OSBORN v. FIRST NATIONAL BANK OF HOLDENVILLE

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OSBORN v. FIRST NATIONAL BANK OF HOLDENVILLE
1970 OK 120
472 P.2d 440
Case Number: 42020
Decided: 06/16/1970
Supreme Court of Oklahoma

RACHEL OSBORN, PLAINTIFF IN ERROR,
v.
THE FIRST NATIONAL BANK OF HOLDENVILLE, OKLAHOMA, A CORPORATION, DEFENDANT IN ERROR.

Appeal from the District Court of Lincoln County; Donald E. Powers, Judge.

¶0 Action in replevin by secured party, The First National Bank of Holdenville, Oklahoma, against purchaser of used car, Rachel Osborn, following a return or repossession of automobile by seller from original buyer. From a judgment on the verdict for secured party, purchaser appeals. Reversed.

William A. Vassar, Chandler, for plaintiff in error.

Erwin & Erwin, Chandler, for defendant in error.

Doerner, Stuart, Saunders, Daniel & Langenkamp, William C. Anderson, R. Thomas Seymour, Tulsa, for amicus curiae.

HODGES, Justice.

¶1 This appeal is from a judgment rendered upon a jury verdict in favor of plaintiff in the District Court of Lincoln County in a replevin action. Parties will be referred to as they appeared below.

¶2 The question involved in this appeal is who has paramount title as between two innocent parties: (1) the purchaser of an used automobile following a repossession by original dealer-assignor of a security interest (defendant, Rachel Osborn); or (2) the assignee of a security interest (plaintiff, The First National Bank of Holdenville).

¶3 Buddy's Used Cars was the original owner of the car in question. The car was sold by Buddy to one Dickie Tiger and his wife, the original purchasers, who executed a promissory note for the balance of the purchase price and a financing statement and security agreement in favor of Buddy. Buddy in turn assigned the note and security agreement with recourse to the plaintiff. Tiger made one payment on the car and defaulted. It appears from the record that the payment was made to Buddy's Used Car lot and not the plaintiff. Tiger purchased the car in March and sometime in the month of June, the car was either picked up or repossessed by Buddy for nonpayment of the note.

¶4 After the repossession, Buddy's Used Car lot, which was located in Hughes County, either sold the car to Jack Washburn, a used car dealer in Pottowatomie County, or transferred the car as payment on a prior debt. Washburn in turn sold the car to a used car dealer in the same County by the name of Walling, who then sold it to the defendant in Pottowatomie County. Defendant resides in Lincoln County.

¶5 Plaintiff filed notice of the transaction between Buddy's and Tiger and the assignment in Hughes County in March, and also filed notice of these transactions in Lincoln County in August. The filing in Lincoln County was after the purchase of the car by the defendant.

¶6 Plaintiff asserts its security interest was perfected and that defendant cannot take better title than that of original seller, Buddy's Used Cars. The question then arises whether Buddy's sale to Washburn defeated the bank's (plaintiff) perfected security interest.

¶7 The Oklahoma Uniform Commercial Code does not make a distinction between automobiles and other chattels as do some states. In our jurisdiction, a buyer of a used car from a used car dealer is under the same obligations and is entitled to the same protection as any other buyer of another chattel under the Commercial Code.

¶8 The evidence is conflicting as to the status of Washburn. There is some evidence the car was purchased in cash by Washburn from Buddy. Other evidence indicates the car was transferred by Buddy to Washburn as payment on a prior debt. If Washburn's status is that of a creditor and the sale is made to him upon satisfaction of an antecedent indebtedness, then in that event, Washburn is not a "buyer in ordinary course of business" as defined by the code in 12A O.S. 1-201(9) . United States v. Greenwich Mill & Elevator Co., D.C.Ohio, 291 F. Supp. 609. If Washburn is not a "buyer in ordinary course of business" then he is not entitled to the protection of 12A O.S. 9-307 or the entrusting provision of the code as provided in 12A O.S. 2-403(2) . However, this factual conflict, and its significance, does not need to be resolved in view of the applicability of the following provision of the code.Title 12A O.S. 9-306(5) provides:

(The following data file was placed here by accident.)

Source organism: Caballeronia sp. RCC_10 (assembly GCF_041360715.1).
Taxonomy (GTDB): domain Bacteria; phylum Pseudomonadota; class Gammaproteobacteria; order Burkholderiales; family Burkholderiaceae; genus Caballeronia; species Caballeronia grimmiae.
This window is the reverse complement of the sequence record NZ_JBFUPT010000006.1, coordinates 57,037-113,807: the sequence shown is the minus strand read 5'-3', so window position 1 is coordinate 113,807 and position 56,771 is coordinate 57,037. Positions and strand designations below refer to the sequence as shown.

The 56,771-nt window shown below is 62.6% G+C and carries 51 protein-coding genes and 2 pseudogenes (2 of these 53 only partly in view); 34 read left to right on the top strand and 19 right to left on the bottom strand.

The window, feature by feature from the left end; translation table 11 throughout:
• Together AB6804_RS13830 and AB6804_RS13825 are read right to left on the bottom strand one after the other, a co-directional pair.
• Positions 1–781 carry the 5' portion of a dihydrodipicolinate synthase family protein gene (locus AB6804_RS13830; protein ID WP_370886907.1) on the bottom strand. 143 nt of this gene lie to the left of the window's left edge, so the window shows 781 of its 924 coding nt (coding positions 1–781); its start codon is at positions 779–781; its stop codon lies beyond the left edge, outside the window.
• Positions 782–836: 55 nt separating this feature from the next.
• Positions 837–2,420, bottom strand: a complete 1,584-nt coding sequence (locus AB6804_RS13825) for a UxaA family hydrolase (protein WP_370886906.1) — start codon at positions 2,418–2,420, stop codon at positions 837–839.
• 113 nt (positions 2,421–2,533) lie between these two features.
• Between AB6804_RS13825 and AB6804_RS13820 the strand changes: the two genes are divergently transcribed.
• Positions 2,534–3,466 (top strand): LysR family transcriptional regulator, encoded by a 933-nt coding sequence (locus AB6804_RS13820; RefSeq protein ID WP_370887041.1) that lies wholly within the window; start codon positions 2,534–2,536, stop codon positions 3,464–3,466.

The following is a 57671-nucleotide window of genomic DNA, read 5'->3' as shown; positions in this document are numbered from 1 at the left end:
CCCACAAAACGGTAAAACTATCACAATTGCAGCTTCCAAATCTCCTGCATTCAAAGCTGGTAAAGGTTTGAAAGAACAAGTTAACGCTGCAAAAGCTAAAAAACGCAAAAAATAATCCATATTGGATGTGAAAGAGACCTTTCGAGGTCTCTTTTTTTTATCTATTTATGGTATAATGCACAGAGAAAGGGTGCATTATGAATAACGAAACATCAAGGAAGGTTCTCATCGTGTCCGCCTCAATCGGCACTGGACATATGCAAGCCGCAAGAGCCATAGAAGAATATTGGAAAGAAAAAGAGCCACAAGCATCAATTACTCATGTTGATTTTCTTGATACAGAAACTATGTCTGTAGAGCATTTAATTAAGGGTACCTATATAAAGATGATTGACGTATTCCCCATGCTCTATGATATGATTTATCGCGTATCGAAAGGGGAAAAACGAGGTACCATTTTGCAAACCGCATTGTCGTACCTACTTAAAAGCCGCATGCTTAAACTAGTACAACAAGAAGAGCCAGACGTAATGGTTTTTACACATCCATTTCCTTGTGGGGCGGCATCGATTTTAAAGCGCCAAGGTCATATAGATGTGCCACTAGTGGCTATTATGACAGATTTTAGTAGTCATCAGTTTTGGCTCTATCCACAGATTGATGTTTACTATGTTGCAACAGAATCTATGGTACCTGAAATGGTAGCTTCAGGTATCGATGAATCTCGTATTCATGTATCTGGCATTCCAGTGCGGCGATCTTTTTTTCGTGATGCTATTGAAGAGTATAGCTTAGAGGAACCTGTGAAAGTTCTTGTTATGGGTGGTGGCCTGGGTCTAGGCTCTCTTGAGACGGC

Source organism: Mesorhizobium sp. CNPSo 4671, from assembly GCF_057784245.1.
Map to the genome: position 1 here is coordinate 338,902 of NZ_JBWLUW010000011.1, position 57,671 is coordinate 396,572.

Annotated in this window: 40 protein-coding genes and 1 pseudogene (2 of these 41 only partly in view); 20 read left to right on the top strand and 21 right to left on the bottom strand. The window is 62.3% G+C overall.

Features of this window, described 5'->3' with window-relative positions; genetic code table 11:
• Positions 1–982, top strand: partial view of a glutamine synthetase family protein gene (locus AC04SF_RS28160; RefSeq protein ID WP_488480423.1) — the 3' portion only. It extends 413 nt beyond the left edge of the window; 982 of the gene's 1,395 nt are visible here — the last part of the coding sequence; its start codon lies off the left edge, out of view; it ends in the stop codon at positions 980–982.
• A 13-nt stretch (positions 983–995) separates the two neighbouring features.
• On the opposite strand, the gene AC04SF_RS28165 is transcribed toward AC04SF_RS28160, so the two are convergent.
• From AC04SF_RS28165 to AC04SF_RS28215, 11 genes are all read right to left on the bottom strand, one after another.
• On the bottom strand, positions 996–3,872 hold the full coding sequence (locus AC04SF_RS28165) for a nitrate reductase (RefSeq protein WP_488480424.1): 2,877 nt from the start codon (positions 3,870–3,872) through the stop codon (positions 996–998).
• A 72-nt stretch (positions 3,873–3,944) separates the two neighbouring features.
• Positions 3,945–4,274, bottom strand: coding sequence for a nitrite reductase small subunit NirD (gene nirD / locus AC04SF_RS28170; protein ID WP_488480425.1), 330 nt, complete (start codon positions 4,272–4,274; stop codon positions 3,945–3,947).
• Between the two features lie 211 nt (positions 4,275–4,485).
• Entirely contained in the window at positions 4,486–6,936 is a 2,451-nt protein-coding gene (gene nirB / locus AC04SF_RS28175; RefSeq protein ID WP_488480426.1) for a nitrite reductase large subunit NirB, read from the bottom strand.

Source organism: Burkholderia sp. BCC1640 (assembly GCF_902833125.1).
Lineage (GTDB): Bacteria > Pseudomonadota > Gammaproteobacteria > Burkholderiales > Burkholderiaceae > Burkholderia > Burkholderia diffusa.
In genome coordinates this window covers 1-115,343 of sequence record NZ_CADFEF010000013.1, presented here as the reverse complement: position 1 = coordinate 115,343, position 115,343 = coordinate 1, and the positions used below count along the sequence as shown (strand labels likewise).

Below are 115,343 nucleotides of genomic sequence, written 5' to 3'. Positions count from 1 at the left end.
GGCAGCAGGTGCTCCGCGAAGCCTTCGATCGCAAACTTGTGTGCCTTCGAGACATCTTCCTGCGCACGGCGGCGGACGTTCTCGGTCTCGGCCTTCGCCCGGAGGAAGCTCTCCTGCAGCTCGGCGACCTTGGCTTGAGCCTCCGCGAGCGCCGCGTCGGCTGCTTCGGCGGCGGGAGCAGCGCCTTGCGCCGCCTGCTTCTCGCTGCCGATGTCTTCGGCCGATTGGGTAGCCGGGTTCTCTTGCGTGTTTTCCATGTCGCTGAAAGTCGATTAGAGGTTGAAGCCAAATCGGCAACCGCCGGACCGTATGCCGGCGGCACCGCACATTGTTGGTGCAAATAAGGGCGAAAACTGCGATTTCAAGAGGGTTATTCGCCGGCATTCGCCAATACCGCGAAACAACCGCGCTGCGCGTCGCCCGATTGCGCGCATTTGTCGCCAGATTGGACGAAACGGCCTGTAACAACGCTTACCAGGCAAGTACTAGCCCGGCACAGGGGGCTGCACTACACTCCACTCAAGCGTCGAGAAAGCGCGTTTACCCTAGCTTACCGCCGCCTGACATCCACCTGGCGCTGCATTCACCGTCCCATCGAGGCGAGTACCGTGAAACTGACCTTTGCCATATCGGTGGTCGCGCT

"If a sale of goods results in an account or chattel paper which is transferred by the seller to a secured party, and if the goods are returned to or are repossessed by the seller or the secured party, the following rules determine priorities:

(a) If the goods were collateral at the time of sale for an indebtedness of the seller which is still unpaid, the original security interest attaches again to the goods and continues as a perfected security interest if it was perfected at the time when the goods were sold. If the security interest was originally perfected by a filing which is still effective, nothing further is required to continue the perfected status; in any other case, the secured party must take possession of the returned or repossessed goods or must file.

(b) An unpaid transferee of the chattel paper has a security interest in the goods against the transferor. Such security interest is prior to a security interest asserted under paragraph (a) to the extent that the transferee of the chattel paper was entitled to priority under Section 9-308.

(c) An unpaid transferee of the account has a security interest in the goods against the transferor. Such security interest is subordinate to a security interest asserted under paragraph (a).

(d) A security interest of an unpaid transferee asserted under paragraph (b) or (c) must be perfected for protection against creditors of the transferor and purchasers of the returned or repossessed goods."

¶9 This provision is new in Oklahoma. It deals with goods and merchandise that have been repossessed or returned to the dealer or merchant by the purchaser. Subsection 5(d) specifically deals with lien priorities against creditors of the dealer-transferor and purchasers of the returned or repossessed goods. It provides that when mortgaged goods are returned to or repossessed by the dealer that the original perfection of the lien does not automatically carry over to the returned car. In such instances, the holder of the chattel paper must do one of two things to protect its security interest: (1) take possession of the returned or repossessed car; or (2) reperfect a new security interest as to the dealer and file as to it. See, Uniform Commercial Code Comment, 12A O.S. 1961, 9-306 at pp. 338-340.